Continuous positive airway pressure (CPAP) therapy is considered the gold standard for treating sleep apnea (especially obstructive sleep apnea, or OSA).
However, while some people take to this therapy just fine, it may be more problematic for others.
Here's a guide to 6 key complaints from CPAP users and some basic solutions, divided into a 2-part series.
Solutions to 6 common problems with CPAP (1 - 3)
While this list doesn't exhaust all the potential obstacles you may face while treating sleep apnea, it does capture the 6 most common problems that CPAP users encounter. Here are 3.
#1: You can't fall asleep while wearing the mask
This could be caused by any of the following:
The machine (or mask) makes noise. Current models of CPAP machines barely make a sound, so if yours is loud, it may not be working properly. If your mask is making friction noises, it is probably not "seated" on your face correctly, or it may be the wrong style or size. Let your DME know about noise issues with either so they can offer you suggestions for correcting the problem.
If it's just a case of noticing some noise (some people equate the sound of CPAP to background or "white" noise), it might be simply a case of adjusting to the new sound in your environment.
You can't get used to feeling it on your face. It's normal for first-time users to be self-conscious of the way CPAP masks feel on the face. However, it's not normal for them to feel uncomfortable or painful.
If you practice wearing it without using the therapy during the day (such as while watching TV or knitting or listening to music), you will eventually get used to the feeling of it against your skin. This is called desensitizing.
However, if it just feels painful or irritating, no matter how hard you try to adjust, it may simply be the wrong mask. If this is the case, call your DME and tell them your situation. You aren't stuck with the first mask you try; there are many to choose from and there's definitely a mask for every situation out there.
It gives you feelings of anxiety or claustrophobia. Some people cannot keep the mask on for more than a couple of seconds before they quickly pull it away from their face. They try to desensitize as described above, but within seconds, they give up.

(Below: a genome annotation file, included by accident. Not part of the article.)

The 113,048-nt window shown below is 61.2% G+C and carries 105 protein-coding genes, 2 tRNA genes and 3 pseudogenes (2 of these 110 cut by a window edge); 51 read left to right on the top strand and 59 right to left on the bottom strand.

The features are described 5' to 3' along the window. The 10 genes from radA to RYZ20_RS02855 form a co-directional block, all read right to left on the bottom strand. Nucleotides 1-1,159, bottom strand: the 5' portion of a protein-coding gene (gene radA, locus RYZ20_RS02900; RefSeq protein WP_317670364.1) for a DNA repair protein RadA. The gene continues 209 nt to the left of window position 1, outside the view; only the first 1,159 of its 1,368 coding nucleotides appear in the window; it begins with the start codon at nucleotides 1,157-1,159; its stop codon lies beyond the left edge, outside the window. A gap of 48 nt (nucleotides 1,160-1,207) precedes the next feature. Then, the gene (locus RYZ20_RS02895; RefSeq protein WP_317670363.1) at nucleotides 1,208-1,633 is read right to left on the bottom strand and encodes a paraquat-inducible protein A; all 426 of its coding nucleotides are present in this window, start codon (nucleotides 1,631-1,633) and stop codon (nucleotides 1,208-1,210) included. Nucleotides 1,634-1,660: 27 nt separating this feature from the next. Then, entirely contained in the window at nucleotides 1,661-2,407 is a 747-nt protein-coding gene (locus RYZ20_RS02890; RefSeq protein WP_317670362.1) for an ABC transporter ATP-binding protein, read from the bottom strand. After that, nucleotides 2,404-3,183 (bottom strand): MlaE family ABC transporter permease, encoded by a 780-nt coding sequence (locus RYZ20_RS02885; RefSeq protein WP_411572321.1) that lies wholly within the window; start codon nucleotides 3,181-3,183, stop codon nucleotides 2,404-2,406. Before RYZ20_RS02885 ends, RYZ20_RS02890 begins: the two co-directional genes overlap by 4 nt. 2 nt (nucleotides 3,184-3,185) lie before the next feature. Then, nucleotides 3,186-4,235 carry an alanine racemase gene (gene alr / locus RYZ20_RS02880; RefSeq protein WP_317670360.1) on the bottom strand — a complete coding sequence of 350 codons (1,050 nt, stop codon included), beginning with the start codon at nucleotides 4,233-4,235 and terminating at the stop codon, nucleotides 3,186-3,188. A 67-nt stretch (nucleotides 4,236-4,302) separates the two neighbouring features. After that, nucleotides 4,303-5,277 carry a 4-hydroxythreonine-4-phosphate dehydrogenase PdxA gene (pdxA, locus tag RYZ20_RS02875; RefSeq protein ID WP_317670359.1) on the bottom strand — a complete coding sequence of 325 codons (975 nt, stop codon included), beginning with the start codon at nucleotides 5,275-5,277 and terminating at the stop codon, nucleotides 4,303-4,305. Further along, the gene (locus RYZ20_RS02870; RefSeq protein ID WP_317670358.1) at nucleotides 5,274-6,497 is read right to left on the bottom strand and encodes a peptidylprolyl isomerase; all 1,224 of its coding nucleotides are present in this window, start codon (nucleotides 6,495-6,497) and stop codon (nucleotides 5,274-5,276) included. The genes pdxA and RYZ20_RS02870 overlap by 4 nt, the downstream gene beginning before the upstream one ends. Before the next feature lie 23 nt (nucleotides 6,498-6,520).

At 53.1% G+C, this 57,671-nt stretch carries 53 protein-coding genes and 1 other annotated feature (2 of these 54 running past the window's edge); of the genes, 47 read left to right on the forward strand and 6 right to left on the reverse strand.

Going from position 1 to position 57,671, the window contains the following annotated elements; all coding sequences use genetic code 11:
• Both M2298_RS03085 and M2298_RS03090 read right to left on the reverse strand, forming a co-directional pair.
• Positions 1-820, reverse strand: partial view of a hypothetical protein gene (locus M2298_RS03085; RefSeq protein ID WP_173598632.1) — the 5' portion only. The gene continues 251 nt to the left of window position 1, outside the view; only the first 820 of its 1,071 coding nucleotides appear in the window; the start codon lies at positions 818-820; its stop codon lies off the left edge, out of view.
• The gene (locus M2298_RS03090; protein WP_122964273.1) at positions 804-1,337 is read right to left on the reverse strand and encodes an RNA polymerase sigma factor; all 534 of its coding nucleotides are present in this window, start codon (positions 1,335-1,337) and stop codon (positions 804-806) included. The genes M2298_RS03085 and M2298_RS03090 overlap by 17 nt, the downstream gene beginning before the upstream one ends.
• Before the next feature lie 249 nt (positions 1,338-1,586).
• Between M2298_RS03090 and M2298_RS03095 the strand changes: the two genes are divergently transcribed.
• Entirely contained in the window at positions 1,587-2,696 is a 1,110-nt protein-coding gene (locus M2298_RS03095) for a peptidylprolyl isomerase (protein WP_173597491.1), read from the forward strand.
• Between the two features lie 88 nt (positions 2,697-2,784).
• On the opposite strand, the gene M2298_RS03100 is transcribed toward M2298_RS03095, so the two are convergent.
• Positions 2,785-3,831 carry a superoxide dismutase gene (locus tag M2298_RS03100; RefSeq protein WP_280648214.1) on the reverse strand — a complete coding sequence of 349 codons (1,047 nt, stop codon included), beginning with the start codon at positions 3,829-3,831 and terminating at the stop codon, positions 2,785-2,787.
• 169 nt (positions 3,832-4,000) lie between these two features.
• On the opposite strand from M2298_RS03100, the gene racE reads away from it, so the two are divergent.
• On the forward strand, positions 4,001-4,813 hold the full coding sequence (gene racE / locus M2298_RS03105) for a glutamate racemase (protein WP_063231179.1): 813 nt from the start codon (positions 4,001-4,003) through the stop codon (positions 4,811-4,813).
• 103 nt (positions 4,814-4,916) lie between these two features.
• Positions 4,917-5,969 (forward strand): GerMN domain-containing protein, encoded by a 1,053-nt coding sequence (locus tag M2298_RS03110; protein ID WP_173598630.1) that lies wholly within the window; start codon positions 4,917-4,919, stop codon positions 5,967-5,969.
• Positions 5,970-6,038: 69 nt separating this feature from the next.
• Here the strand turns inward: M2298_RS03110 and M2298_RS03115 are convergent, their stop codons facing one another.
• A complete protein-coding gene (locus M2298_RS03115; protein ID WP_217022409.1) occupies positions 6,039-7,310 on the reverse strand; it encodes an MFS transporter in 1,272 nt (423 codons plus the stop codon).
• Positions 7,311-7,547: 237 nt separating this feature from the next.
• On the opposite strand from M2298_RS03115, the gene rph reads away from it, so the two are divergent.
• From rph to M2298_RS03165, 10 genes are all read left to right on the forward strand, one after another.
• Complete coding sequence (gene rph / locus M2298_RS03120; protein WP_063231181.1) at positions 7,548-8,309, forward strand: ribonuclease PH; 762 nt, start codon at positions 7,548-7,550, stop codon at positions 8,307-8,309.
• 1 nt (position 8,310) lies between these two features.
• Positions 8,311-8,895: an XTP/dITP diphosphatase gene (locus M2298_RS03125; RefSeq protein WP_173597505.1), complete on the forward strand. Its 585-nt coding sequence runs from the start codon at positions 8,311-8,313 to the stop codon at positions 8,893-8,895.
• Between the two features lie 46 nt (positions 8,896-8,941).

Claustrophobia and anxiety are linked to issues unrelated to sleep apnea. You may benefit from seeing a professional who specializes in cognitive behavioral therapy (CBT) to help you overcome your anxiety or claustrophobia.
You might also try practicing relaxation exercises before bedtime to reduce those feelings. A switch from your current mask to one that uses less headgear or makes you feel more comfortable could be a good solution. Some people may also use a mild anti-anxiety medication in order to move past their anxiety.
In any event, you need to contact your DME about your concerns; an unworn CPAP mask makes your therapy useless, and you still need to find a way to treat your sleep apnea.
Your pressure seems too high. For those with moderate to severe sleep apnea, launching into therapy set at a higher pressure may make it difficult to fall asleep.
You can try to practice controlled breathing at first, to see if focusing on your inhalations and exhalations in a steady, calm pattern can help you adjust (try this for about 10 minutes).
You likely have a machine that offers something called a ramp feature. This feature starts your therapy at a lower pressure while you are still awake, then slowly increases your pressure so that, by the time you do fall asleep, it's where it needs to be. If you don't know how to use your ramp feature, your DME would be happy to show you how it works.
#2: You experience dry mouth, dry eyes, or dry nose
These are common occurrences, but they can be corrected by understanding what causes them.
This is typically caused by oral breathing (more commonly referred to as mouthbreathing). The pressurized air shoots into the nose, then is funneled right back out through the open mouth, leaving the tongue, gums, and other tissues vulnerable to dryness.